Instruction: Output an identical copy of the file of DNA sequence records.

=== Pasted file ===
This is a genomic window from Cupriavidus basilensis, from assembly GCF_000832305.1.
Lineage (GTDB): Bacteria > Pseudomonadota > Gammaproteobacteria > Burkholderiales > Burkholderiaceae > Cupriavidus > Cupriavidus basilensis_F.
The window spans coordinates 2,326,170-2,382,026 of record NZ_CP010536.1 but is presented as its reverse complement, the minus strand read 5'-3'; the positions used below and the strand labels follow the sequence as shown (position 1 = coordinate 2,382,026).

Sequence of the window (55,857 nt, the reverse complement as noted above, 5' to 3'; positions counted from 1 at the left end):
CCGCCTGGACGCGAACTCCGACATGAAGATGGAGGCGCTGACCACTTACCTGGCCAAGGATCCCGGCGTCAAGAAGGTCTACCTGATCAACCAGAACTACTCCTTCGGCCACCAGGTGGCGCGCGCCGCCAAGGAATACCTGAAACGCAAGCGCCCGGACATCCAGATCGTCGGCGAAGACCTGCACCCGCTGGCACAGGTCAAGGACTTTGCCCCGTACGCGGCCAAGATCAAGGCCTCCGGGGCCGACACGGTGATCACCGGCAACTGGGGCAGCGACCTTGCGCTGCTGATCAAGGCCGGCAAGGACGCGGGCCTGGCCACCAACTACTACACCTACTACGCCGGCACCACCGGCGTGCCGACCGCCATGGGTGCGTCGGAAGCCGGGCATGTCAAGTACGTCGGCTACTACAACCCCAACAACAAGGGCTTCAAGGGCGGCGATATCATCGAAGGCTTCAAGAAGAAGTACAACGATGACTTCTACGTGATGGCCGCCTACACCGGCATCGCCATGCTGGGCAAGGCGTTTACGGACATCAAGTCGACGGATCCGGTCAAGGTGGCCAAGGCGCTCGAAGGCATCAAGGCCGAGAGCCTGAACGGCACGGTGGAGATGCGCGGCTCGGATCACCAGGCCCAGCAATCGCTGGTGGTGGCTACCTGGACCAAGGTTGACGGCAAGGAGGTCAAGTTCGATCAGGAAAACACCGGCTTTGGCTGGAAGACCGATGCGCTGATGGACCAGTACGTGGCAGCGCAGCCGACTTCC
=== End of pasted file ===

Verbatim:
This is a genomic window from Cupriavidus basilensis, from assembly GCF_000832305.1.
Lineage (GTDB): Bacteria > Pseudomonadota > Gammaproteobacteria > Burkholderiales > Burkholderiaceae > Cupriavidus > Cupriavidus basilensis_F.
The window spans coordinates 2,326,170-2,382,026 of record NZ_CP010536.1 but is presented as its reverse complement, the minus strand read 5'-3'; the positions used below and the strand labels follow the sequence as shown (position 1 = coordinate 2,382,026).

Sequence of the window (55,857 nt, the reverse complement as noted above, 5' to 3'; positions counted from 1 at the left end):
CCGCCTGGACGCGAACTCCGACATGAAGATGGAGGCGCTGACCACTTACCTGGCCAAGGATCCCGGCGTCAAGAAGGTCTACCTGATCAACCAGAACTACTCCTTCGGCCACCAGGTGGCGCGCGCCGCCAAGGAATACCTGAAACGCAAGCGCCCGGACATCCAGATCGTCGGCGAAGACCTGCACCCGCTGGCACAGGTCAAGGACTTTGCCCCGTACGCGGCCAAGATCAAGGCCTCCGGGGCCGACACGGTGATCACCGGCAACTGGGGCAGCGACCTTGCGCTGCTGATCAAGGCCGGCAAGGACGCGGGCCTGGCCACCAACTACTACACCTACTACGCCGGCACCACCGGCGTGCCGACCGCCATGGGTGCGTCGGAAGCCGGGCATGTCAAGTACGTCGGCTACTACAACCCCAACAACAAGGGCTTCAAGGGCGGCGATATCATCGAAGGCTTCAAGAAGAAGTACAACGATGACTTCTACGTGATGGCCGCCTACACCGGCATCGCCATGCTGGGCAAGGCGTTTACGGACATCAAGTCGACGGATCCGGTCAAGGTGGCCAAGGCGCTCGAAGGCATCAAGGCCGAGAGCCTGAACGGCACGGTGGAGATGCGCGGCTCGGATCACCAGGCCCAGCAATCGCTGGTGGTGGCTACCTGGACCAAGGTTGACGGCAAGGAGGTCAAGTTCGATCAGGAAAACACCGGCTTTGGCTGGAAGACCGATGCGCTGATGGACCAGTACGTGGCAGCGCAGCCGACTTCC